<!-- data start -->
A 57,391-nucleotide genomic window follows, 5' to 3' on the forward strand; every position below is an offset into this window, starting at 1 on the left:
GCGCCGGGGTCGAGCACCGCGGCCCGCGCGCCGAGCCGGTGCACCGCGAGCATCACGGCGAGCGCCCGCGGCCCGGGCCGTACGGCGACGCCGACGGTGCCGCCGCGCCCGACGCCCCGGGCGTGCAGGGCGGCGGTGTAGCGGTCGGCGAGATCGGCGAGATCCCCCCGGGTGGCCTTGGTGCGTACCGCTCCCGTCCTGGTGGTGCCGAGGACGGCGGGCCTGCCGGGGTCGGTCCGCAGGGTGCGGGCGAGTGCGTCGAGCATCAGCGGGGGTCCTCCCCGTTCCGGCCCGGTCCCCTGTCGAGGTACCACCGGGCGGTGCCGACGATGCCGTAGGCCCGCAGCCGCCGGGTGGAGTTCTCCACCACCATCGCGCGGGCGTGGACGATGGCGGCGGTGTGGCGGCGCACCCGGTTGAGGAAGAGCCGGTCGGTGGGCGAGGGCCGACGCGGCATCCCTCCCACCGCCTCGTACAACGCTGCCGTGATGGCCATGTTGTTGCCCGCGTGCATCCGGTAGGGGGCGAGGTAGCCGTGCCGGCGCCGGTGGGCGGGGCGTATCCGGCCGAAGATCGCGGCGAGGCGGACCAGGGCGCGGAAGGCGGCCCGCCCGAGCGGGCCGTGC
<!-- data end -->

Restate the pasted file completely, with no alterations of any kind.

A 57,391-nucleotide genomic window follows, 5' to 3' on the forward strand; every position below is an offset into this window, starting at 1 on the left:
GCGCCGGGGTCGAGCACCGCGGCCCGCGCGCCGAGCCGGTGCACCGCGAGCATCACGGCGAGCGCCCGCGGCCCGGGCCGTACGGCGACGCCGACGGTGCCGCCGCGCCCGACGCCCCGGGCGTGCAGGGCGGCGGTGTAGCGGTCGGCGAGATCGGCGAGATCCCCCCGGGTGGCCTTGGTGCGTACCGCTCCCGTCCTGGTGGTGCCGAGGACGGCGGGCCTGCCGGGGTCGGTCCGCAGGGTGCGGGCGAGTGCGTCGAGCATCAGCGGGGGTCCTCCCCGTTCCGGCCCGGTCCCCTGTCGAGGTACCACCGGGCGGTGCCGACGATGCCGTAGGCCCGCAGCCGCCGGGTGGAGTTCTCCACCACCATCGCGCGGGCGTGGACGATGGCGGCGGTGTGGCGGCGCACCCGGTTGAGGAAGAGCCGGTCGGTGGGCGAGGGCCGACGCGGCATCCCTCCCACCGCCTCGTACAACGCTGCCGTGATGGCCATGTTGTTGCCCGCGTGCATCCGGTAGGGGGCGAGGTAGCCGTGCCGGCGCCGGTGGGCGGGGCGTATCCGGCCGAAGATCGCGGCGAGGCGGACCAGGGCGCGGAAGGCGGCCCGCCCGAGCGGGCCGTGC